There's no way they could cover every political statement made by even a couple politicians, let alone dozens of them. But if PolitiFact hasn't given a comprehensive evaluation of all of the statements of these politicians -- or at least equally representative samples from each of them -- then how can they be used to rank these people in terms of veracity or ignorance? They can't.Thales also notes PolitiFact's tacit approval of the misuse of its rankings:
As to Thales' first point, PolitiFact would not need to rate every political statement in order to negate selection bias if the selection process were random. But that process is not random, unless we disbelieve PolitiFact's description.PolitiFact has said nothing about this use -- I would argue, misuse -- by The Daily Beast of their Truth-O-Meter rankings. Although The Daily Beast is accurately reporting PolitiFact's evaluations, they're doing it in a way that leads to false (or at least questionable) implications. This kind of situation -- accurate statement with questionable implication -- has been variously rated by PolitiFact in the past as being anywhere from "True" to "Half True" (again, they're inconsistent in these rankings). But, to date, PolitiFact and the Truth-O-Meter remain silent on The Daily Beast's "10 Most Ignorant Politicians" list.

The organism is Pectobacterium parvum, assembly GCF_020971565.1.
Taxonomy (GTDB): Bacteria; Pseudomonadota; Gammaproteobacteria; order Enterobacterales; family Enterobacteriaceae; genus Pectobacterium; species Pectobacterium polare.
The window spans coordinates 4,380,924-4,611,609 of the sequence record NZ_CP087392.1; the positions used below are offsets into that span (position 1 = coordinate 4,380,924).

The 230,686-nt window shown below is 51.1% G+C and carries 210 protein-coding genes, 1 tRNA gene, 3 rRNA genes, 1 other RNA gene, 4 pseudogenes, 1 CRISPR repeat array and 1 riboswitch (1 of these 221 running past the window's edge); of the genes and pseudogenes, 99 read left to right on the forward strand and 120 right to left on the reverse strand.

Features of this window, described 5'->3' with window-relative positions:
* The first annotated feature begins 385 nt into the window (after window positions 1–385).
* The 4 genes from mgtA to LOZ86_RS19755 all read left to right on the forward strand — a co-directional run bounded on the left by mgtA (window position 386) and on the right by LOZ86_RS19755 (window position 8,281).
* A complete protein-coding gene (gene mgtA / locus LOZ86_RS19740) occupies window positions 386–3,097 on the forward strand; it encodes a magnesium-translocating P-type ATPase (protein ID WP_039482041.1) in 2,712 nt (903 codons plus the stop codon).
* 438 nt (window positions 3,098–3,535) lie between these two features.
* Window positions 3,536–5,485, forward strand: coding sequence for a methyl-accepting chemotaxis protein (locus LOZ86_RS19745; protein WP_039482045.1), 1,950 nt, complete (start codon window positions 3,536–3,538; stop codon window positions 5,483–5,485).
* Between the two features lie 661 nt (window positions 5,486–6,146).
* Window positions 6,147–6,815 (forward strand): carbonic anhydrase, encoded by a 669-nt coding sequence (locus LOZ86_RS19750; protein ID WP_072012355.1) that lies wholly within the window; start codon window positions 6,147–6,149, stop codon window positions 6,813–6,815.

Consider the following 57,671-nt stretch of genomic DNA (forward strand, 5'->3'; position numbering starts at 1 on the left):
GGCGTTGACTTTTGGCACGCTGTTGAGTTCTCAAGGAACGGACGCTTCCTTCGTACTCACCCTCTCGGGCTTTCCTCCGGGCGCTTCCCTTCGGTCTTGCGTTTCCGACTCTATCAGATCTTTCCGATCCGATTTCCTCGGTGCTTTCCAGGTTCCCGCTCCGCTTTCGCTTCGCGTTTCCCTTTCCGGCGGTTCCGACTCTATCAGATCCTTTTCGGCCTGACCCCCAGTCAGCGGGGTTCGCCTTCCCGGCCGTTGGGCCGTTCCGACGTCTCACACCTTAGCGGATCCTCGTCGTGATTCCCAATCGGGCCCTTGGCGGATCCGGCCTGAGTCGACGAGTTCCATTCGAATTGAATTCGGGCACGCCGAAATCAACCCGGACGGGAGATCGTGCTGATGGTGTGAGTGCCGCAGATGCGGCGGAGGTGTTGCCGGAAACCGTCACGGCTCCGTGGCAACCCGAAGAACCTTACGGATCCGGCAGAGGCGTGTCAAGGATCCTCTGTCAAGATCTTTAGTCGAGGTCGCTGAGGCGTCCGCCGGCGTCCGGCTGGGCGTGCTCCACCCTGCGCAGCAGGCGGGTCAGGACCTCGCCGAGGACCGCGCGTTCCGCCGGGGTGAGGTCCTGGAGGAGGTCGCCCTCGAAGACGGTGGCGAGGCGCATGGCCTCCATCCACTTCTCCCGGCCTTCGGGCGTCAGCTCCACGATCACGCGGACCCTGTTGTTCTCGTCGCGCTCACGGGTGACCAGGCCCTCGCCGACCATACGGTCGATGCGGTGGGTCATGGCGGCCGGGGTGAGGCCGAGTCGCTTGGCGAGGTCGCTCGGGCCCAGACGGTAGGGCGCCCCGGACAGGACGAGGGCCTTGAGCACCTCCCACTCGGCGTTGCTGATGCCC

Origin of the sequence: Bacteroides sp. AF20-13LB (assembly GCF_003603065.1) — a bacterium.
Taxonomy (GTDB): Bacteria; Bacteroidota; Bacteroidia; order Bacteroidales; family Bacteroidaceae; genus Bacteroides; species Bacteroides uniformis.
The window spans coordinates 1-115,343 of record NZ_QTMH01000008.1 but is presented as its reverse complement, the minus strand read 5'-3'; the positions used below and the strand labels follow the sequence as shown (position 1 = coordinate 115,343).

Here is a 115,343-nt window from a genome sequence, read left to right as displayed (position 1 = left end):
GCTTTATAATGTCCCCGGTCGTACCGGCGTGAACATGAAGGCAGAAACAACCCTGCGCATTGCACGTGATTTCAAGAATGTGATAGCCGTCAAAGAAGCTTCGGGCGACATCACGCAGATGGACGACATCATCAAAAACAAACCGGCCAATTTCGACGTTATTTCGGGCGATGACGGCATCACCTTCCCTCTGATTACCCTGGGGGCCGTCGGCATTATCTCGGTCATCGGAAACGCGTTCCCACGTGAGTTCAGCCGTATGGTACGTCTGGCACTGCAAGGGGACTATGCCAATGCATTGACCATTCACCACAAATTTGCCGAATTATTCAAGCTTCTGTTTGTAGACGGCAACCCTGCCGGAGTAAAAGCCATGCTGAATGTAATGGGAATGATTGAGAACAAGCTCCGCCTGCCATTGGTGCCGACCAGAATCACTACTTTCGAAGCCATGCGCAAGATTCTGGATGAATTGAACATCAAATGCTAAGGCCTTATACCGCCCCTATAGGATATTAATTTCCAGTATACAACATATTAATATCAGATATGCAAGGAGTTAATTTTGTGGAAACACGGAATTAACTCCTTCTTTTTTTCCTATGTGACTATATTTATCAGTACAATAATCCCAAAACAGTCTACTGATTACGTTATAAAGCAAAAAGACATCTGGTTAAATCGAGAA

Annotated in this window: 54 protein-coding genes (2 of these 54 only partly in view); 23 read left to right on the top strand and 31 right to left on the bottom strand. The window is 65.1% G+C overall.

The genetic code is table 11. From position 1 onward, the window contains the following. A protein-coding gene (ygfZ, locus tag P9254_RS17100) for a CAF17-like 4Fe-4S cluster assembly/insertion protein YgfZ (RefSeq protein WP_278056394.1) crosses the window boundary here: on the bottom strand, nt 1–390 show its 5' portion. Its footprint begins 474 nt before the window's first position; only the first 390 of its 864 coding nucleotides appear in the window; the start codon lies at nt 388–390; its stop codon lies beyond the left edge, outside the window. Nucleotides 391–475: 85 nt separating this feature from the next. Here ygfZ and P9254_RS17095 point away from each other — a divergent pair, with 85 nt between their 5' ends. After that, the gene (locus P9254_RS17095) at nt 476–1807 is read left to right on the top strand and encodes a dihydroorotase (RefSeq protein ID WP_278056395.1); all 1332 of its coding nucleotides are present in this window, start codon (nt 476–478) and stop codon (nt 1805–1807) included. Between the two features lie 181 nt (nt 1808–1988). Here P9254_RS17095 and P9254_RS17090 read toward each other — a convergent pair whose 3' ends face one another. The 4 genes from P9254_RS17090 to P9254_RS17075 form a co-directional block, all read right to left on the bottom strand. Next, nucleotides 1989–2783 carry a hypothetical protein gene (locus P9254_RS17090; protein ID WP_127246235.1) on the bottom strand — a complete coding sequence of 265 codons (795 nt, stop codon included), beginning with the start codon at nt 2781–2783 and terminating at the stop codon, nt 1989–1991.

And to amplify Thales' second point, PolitiFact can hardly scold the Daily Beast for its misuse of the data without undercutting its own practice of directing readers to judge individuals according to their Truth-O-Meter "report card":
(W)e thought it would be timely to look at Beck's record on the Truth-O-Meter. As you can see from the running tally in his PolitiFact file, we've rated 17 statements by the Fox News talk show host. It's fair to say that record skews toward the False end of the Truth-O-Meter.Yes, and?